Submitted by Joseph Carson, Former Director of Global Economic Research, Alliance Bernstein
The State of the Consumer: Views From Retail & Banks
How strong is the consumer sector? It depends on where you sit in the food chain of consumer sales and finance.
Nominal growth of consumer spending in 2019 has slowed to its weakest growth rate in three years, with many traditional retailers seeing no growth in top-line sales. And yet large commercial banks indicate that their consumer finance arm shows a "healthy consumer".
The difference in the direction and tone of business is very straightforward; retail is counting how much consumers are spending at their establishments, while commercial banks are counting how much consumers are paying in interest when they borrow to spend.
Banks are happy (for now) as consumer interest payments at record levels are rising more than twice as fast as consumer spending. Yet, that trend can’t continue for long as rising interest expense drains consumer liquidity, weakens the consumer ability to spend, dampens growth and eventually ends up impacting retail and banks alike.
Painting By The Numbers
Through the first 9 months of 2019, nominal consumer spending—which includes all goods and services and traditional and e-commerce retailers--- is running less than 4%, a drop-off of roughly 125 basis points from the 2018 performance.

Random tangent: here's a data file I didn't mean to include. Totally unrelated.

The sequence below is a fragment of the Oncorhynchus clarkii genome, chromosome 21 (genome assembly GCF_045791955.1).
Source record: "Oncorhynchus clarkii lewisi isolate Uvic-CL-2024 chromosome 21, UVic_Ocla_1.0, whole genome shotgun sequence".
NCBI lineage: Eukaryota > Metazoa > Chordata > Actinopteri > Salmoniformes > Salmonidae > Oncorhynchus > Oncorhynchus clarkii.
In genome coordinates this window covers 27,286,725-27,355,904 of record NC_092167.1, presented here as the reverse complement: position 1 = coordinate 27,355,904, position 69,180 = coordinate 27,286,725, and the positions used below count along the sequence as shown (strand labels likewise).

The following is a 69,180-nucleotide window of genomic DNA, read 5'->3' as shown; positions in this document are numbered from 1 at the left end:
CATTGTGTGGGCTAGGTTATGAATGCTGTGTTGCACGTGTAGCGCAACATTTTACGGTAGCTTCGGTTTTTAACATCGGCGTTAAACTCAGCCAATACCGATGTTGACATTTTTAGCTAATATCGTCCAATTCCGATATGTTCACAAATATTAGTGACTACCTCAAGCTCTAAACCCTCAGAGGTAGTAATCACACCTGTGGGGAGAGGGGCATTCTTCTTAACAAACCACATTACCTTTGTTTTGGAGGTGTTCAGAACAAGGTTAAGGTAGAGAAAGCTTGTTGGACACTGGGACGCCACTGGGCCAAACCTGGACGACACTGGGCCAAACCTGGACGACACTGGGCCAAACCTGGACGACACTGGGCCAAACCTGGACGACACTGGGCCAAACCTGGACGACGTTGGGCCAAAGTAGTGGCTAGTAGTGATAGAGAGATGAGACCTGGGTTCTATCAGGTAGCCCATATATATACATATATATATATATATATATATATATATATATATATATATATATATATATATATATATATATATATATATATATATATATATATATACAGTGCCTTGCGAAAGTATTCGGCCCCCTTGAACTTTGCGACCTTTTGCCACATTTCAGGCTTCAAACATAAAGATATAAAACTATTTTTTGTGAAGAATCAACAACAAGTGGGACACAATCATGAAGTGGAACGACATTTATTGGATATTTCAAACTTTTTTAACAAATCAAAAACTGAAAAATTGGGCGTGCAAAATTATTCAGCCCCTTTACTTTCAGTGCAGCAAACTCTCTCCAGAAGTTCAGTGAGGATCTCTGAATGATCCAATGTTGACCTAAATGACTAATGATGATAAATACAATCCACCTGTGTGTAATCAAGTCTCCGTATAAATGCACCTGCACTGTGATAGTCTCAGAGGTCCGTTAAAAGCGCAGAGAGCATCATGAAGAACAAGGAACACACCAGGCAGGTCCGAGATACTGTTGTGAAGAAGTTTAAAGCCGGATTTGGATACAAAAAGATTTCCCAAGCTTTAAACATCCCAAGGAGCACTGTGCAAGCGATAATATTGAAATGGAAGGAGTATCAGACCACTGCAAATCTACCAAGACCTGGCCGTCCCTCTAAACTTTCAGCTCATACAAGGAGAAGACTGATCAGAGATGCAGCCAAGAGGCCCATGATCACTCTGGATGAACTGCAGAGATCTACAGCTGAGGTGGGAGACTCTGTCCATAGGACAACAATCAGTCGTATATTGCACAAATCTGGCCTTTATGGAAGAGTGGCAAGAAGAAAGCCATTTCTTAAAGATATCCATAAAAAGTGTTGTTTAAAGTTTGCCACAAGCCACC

Although nominal income growth is running close to 5%, consumers still saw the need to increase consumer borrowing (i.e., personal loans and credit cards) by 5% in order to support spending. Perhaps that reflects the unevenness of income growth and lack of a liquidity buffer among various income groups.
On the surface, the growth of consumer borrowing is not excessive, but what is excessive is how much it costs consumers to borrow.
Personal loan rates at commercial banks stand at 10%, and average credit card rates stand at 15%. However, the actual cost of credit card borrowing is much higher, since banks charge interest not only on the daily balance but also on prior months interest rate charges, along with other fees.
The Federal Reserve has estimated the true cost of credit card borrowing. The assessed interest rate charges on all credit card accounts averaged 17% in 2019 (200 basis points above published average rates), and represent the highest assessed rate since the Federal Reserve started measuring the all-in-costs of credit card borrowing in 1995.
Record high rates for credit card borrowers runs counter to the JP Morgan view that "consumer remains healthy, with growth in wages and spending, combined with strong balance sheets". A "good" consumer borrower, with "good" wage growth and "good" balance sheets should not be paying record high interest rates.
According to the Bureau of Economic Analysis, consumer interest rate payments hit a new record high of $368 billion in Q3 2019, more than one third above the peak of the 2008 financial crisis, and 10% above what consumers paid in 2018.
In short, rising interest expenses are sucking the "spending power" out of the consumer. Retail is already seeing the impact and banks will soon see it as well.